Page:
Tuesday, January 29, 2008

God Forbid You Use Taxpayers' $$$ To buy Streetlights, Hire Police Officers etc..

Mayors attorney traveled to SkyTel

Within days of Detroit Mayor Kwame Kilpatrick’s surprising settlement of a police whistle-blower lawsuit for $8.4 million last October, one of his attorneys traveled to Mississippi to express concern about any further release of embarrassing text messages, the Free Press has learned.

The attorney, identified by one source as William Mitchell III, met with officials at SkyTel headquarters near Jackson, Miss. Mitchell wanted to know why Kilpatrick’s legal team had not been notified before the damaging messages were released under subpoena to Mike Stefani, the lawyer for three former cops who sued Kilpatrick, sources said. The texts, later obtained by the Free Press, showed that the mayor and chief of staff Christine Beatty lied about having an affair.

A second source with knowledge of the visit said Mitchell asked why the messages had not been erased.

The attorney’s trip to SkyTel sheds new light on when the mayor may have first become concerned that the messages could still pose a threat to him, even after the payout to the cops. Legal experts have told the Free Press that Kilpatrick, a lawyer, could face felony charges and the loss of his law license if it is shown that he committed perjury in court.

Mitchell, primarily a criminal defense attorney, joined the mayor’s legal team after the mayor lost the whistleblower case in September. He has not returned calls, emails or messages left at his office since last week.

SkyTel, which had a contract with the city to supply messaging devices, would not comment Monday, but previously confirmed to the newspaper that it had sent copies of the messages to Michigan after the trial ended Sept. 11.

The sources requested anonymity because of the sensitive nature of the text messages. Stefani said last week he could not discuss the messages because of a confidentiality agreement, which the Free Press is suing the city to disclose.

Wayne County Prosecutor Kym Worthy is investigating possible criminal charges against the mayor and Beatty.

The Free Press revealed last week that the text messages show the mayor and Beatty lied under oath when they testified that they were not romantically involved. The two also testified they did not fire then-Deputy Police Chief Gary Brown, but their messages show them discussing the decision to “fire” him.

On Friday, Worthy acknowledged that the mayor had called her last Tuesday, before the Free Press revelations, to say he would be neutral in her re-election bid later this year. Worthy said the call was unusual because she has rarely spoken to the mayor since taking office in 2004.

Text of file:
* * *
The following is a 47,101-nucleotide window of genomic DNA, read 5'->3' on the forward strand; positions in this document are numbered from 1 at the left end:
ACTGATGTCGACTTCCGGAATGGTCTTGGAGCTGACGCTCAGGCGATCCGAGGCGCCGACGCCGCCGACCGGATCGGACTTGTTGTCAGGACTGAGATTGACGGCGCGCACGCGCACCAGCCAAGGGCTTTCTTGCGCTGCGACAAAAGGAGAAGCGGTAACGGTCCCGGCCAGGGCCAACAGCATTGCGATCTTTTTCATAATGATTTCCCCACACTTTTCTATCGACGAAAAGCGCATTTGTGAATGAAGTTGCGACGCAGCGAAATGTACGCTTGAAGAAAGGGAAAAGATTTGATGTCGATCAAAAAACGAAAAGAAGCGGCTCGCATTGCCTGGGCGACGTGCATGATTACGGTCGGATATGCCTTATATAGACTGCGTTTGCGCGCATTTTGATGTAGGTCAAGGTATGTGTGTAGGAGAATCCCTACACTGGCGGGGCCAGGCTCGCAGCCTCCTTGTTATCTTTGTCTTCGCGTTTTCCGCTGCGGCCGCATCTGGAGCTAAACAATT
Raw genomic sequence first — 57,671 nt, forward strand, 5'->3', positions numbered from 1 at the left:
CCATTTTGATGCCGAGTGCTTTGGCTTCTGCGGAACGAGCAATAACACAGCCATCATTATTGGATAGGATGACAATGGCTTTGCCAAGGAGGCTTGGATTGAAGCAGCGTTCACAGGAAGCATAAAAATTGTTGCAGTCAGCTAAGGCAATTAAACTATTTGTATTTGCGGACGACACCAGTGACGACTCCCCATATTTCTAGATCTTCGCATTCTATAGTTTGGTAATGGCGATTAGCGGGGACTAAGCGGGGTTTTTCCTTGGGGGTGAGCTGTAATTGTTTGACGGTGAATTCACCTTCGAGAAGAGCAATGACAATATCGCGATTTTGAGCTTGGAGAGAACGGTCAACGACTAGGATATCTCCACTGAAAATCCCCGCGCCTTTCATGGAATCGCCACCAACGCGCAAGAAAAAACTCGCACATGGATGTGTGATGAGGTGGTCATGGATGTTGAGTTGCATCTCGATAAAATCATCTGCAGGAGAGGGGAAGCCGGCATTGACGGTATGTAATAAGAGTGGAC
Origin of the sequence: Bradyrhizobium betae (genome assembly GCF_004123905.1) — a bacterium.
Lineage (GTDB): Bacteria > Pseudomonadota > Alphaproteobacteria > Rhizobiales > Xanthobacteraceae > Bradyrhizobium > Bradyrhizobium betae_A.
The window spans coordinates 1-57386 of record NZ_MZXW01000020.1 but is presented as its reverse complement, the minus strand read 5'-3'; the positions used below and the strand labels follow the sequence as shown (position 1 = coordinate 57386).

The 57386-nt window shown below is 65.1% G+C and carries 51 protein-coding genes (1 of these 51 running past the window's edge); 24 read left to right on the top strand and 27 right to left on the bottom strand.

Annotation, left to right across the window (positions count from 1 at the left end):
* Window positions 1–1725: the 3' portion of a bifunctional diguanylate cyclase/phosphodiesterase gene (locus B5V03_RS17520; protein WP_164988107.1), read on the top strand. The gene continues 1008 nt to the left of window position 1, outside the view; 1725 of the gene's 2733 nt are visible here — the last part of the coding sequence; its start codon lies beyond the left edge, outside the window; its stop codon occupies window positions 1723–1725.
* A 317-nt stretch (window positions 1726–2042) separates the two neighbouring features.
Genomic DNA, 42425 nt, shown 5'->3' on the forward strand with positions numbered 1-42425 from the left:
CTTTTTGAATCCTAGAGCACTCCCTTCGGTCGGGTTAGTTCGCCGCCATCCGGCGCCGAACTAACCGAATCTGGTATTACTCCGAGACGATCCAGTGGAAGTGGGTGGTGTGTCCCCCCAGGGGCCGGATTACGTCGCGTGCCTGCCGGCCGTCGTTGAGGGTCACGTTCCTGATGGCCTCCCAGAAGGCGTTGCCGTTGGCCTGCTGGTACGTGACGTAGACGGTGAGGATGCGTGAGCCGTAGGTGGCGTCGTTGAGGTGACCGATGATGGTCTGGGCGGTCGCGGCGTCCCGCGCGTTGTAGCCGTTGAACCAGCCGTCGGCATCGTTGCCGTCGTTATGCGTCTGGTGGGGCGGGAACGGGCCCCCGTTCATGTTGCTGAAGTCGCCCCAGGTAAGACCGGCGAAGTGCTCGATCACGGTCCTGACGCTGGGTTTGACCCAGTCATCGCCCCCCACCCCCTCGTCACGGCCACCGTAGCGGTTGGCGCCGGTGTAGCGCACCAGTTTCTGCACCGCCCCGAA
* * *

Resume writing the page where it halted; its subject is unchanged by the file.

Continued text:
The call raised questions about whether Kilpatrick sought to influence Worthy. They are not political allies. A spokesman for the mayor noted that Kilpatrick called the prosecutor hours before the Free Press first sought to interview him.

But Mitchell’s trip indicates the mayor had been thinking of repercussions from the text messages for months.

Reporters spotted Mitchell at the Manoogian Mansion, the city’s mayoral residence, Sunday and Monday. Kilpatrick, who went into seclusion after the newspaper informed him about its upcoming report, reportedly returned to the mansion Sunday.

Other than the mayor’s brief statement Wednesday night, Kilpatrick and Beatty have not spoken publicly since the Free Press first requested interviews a week ago.

Mitchell, 52, specializes in criminal law, but also works in civil and military law. One of his high-profile cases was representing Ed Martin, the University of Michigan basketball booster whose involvement with some members of the Fab Five team resulted in NCAA sanctions.

Last September, a Wayne County jury awarded Brown $3.6 million and mayoral police bodyguard Harold Nelthrope $2.9 million on their claim that Kilpatrick retaliated against them for investigating possible wrongdoing by members of the mayor’s inner circle.

After initially vowing an appeal, Kilpatrick abruptly agreed Oct. 17 to settle the case, and a second one by another officer, for $8.4 million. Legal costs have brought the overall settlement total to more than $9 million.

The mayor released a statement at the time calling the deal “the correct decision for my family and the entire Detroit community.

“The door is finally closed on the last lingering issue from my first term in office. source

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